A Content Analysis of Top Selling Video Games and Their Production Staff
Fares, Phoenicia Nicole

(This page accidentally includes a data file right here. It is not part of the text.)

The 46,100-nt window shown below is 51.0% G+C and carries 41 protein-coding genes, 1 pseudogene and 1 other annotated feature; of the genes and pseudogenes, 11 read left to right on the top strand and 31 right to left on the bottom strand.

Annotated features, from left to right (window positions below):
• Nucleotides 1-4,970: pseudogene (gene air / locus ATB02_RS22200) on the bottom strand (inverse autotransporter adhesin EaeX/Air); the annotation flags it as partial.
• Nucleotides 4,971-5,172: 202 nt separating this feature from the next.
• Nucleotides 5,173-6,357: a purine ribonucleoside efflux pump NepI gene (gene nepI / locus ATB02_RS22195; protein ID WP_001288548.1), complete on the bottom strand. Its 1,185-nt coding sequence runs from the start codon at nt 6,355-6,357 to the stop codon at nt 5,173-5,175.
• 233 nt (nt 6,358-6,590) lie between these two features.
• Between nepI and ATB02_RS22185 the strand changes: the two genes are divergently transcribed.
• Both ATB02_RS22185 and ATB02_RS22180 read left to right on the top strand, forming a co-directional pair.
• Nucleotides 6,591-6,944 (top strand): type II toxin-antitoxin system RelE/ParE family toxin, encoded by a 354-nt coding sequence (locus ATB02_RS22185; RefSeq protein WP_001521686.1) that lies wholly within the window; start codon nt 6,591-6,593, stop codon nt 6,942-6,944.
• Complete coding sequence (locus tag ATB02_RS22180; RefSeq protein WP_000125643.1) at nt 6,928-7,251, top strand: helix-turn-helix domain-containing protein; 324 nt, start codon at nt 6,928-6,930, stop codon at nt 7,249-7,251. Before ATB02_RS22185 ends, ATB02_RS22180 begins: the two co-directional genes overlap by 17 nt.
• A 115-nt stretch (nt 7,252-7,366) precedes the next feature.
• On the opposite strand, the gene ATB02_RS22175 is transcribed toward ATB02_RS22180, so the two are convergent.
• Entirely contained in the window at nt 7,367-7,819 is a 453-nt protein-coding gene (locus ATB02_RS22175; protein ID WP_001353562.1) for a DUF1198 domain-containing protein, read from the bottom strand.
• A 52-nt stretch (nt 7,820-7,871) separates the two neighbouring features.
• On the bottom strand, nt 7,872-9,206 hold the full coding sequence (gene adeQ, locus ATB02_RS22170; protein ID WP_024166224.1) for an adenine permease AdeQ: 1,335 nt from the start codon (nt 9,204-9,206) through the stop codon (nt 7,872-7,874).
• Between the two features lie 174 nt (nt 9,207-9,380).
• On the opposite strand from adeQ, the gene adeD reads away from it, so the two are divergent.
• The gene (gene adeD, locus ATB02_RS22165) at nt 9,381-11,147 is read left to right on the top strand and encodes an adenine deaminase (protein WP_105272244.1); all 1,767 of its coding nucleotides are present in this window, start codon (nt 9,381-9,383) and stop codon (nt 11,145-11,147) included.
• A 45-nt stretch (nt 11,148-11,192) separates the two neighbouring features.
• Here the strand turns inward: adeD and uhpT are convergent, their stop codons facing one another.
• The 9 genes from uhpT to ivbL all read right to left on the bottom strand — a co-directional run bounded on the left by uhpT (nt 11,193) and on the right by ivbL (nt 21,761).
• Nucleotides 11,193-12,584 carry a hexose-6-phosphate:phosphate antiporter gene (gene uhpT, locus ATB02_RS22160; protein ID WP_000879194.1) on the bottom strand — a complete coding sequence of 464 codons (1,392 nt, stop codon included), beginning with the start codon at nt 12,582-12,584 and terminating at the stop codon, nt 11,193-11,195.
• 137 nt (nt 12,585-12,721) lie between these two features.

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Previous research on video games in the United States has repeated the same mantra: women are sexualized, minimized, or just absent. This study evaluates the position and role of women, particularly women of color, in video games. Employing symbolic annihilation, standpoint epistemology, and tokenism, this study assesses characters and their connection to the production team (writers, producers, and directors). Current research on video games has not previously made a first-order linkage of this kind. I analyzed, using a structured content analysis, the extent to which women are present and what type of roles they occupy in forty-one top selling video games (2008 to 2012). The study found that women, particularly women of color, were often tokens or minorities, were more sexualized than men, less violent than men, less likely to possess a weapon, and occupy less active and meaningful roles. Women were often positioned as a commodity or a motivating factor for male character narratives. The research found that production teams consist predominately of white males and that there is no significant correlation between production staff members and the final product. The thesis explores the social implications of such dismal character representation in video games.
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